British lawmakers in the House of Commons voted overwhelmingly in favor of a bill proposing the legalization of same-sex marriage.
It's the first of several votes required for the UK's "marriage bill." If it becomes law, the legislation would enable same-sex couples to marry in both civil and religious ceremonies, as long as the religious institution consents.
"Today was about do we accept the fundamental principle of gay people being allowed to call their union a marriage. I'm glad that we do," British Labour Party MP Toby Perkins said.
"Marriage is a great institution and it should be there for people who are gay as well as people who aren't. That's why I've pioneered this change," Prime Minister David Cameron said.
The vote went Cameron's way, but it cost him popularity within his own party. More than half of his 303 conservative lawmakers voted against or abstained from voting for the bill.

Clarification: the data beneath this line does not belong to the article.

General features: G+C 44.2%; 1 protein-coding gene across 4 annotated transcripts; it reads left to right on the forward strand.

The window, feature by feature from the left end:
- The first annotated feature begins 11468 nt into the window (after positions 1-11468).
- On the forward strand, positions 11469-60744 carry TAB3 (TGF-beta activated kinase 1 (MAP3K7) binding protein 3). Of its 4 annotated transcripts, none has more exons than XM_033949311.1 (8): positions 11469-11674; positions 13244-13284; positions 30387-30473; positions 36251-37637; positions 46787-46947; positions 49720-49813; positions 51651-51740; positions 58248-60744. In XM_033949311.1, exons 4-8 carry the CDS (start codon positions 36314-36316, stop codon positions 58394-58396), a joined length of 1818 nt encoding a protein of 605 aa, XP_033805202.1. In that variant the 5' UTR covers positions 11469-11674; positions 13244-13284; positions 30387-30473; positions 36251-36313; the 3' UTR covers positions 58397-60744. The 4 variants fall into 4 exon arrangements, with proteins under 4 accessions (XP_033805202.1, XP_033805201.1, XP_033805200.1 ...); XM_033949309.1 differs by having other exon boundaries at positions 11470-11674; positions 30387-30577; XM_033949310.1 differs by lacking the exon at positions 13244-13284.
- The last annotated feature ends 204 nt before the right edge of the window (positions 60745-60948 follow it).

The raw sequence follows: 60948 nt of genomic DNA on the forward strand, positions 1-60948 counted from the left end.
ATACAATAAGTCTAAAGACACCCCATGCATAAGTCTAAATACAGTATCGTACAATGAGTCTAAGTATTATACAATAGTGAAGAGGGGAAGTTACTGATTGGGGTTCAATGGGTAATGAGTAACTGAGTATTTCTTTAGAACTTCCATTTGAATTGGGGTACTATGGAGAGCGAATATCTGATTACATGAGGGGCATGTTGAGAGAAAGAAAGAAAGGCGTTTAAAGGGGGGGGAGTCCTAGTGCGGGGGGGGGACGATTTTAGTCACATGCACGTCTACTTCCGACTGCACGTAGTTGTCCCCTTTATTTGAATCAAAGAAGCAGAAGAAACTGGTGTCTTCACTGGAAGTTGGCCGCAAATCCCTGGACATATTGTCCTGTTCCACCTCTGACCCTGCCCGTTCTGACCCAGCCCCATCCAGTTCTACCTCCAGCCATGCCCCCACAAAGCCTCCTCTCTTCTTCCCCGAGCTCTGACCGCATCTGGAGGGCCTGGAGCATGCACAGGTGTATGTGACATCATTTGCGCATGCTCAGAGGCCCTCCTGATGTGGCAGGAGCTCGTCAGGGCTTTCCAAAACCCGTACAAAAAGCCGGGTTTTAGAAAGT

"(For) many people, yes, it's a non-issue. But to a lot of people, they feel that this is the straw that has broken the camel's back," Geoffrey Vero, president of the Surrey Heath Conservatives, said.
"Who are we, who is this government, who is this country to determine, impose, nationalize a new definition of marriage, which will have huge implications?" British Conservative Party MP Tim Laughton charged.
Sir Gerald Howarth, another British Conservative Party MP, agreed.
"I think when people begin to understand the full ramifications of it, people will become very concerned," he said.
Some conservatives also fear the issue will cost the party a lot of votes in the next general election. If passed, the bill would come into effect in 2015, right ahead of that election.
The newly elected archbishop of Canterbury Justin Welby reiterated his opposition to gay marriage after his confirmation Monday.